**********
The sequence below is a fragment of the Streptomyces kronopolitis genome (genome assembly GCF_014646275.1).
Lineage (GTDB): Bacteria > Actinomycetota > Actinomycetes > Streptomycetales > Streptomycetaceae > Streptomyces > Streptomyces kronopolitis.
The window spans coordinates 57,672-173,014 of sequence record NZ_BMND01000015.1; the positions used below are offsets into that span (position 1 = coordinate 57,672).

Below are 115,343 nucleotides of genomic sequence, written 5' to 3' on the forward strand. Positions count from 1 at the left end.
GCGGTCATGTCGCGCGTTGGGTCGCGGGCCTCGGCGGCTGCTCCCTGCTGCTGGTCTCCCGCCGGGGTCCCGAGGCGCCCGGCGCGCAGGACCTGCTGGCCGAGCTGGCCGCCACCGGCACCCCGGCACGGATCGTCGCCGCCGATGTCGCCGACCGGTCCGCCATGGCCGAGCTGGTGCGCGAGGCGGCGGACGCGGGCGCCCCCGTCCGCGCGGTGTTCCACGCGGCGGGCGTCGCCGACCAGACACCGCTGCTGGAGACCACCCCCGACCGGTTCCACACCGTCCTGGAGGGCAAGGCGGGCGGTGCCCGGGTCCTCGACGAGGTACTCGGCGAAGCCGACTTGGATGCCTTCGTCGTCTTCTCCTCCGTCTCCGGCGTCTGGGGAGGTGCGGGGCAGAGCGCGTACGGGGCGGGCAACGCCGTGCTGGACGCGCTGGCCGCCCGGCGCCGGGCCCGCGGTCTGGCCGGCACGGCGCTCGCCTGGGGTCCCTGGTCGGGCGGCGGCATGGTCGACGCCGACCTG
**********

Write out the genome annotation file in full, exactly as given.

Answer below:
The sequence below is a fragment of the Streptomyces kronopolitis genome (genome assembly GCF_014646275.1).
Lineage (GTDB): Bacteria > Actinomycetota > Actinomycetes > Streptomycetales > Streptomycetaceae > Streptomyces > Streptomyces kronopolitis.
The window spans coordinates 57,672-173,014 of sequence record NZ_BMND01000015.1; the positions used below are offsets into that span (position 1 = coordinate 57,672).

Below are 115,343 nucleotides of genomic sequence, written 5' to 3' on the forward strand. Positions count from 1 at the left end.
GCGGTCATGTCGCGCGTTGGGTCGCGGGCCTCGGCGGCTGCTCCCTGCTGCTGGTCTCCCGCCGGGGTCCCGAGGCGCCCGGCGCGCAGGACCTGCTGGCCGAGCTGGCCGCCACCGGCACCCCGGCACGGATCGTCGCCGCCGATGTCGCCGACCGGTCCGCCATGGCCGAGCTGGTGCGCGAGGCGGCGGACGCGGGCGCCCCCGTCCGCGCGGTGTTCCACGCGGCGGGCGTCGCCGACCAGACACCGCTGCTGGAGACCACCCCCGACCGGTTCCACACCGTCCTGGAGGGCAAGGCGGGCGGTGCCCGGGTCCTCGACGAGGTACTCGGCGAAGCCGACTTGGATGCCTTCGTCGTCTTCTCCTCCGTCTCCGGCGTCTGGGGAGGTGCGGGGCAGAGCGCGTACGGGGCGGGCAACGCCGTGCTGGACGCGCTGGCCGCCCGGCGCCGGGCCCGCGGTCTGGCCGGCACGGCGCTCGCCTGGGGTCCCTGGTCGGGCGGCGGCATGGTCGACGCCGACCTG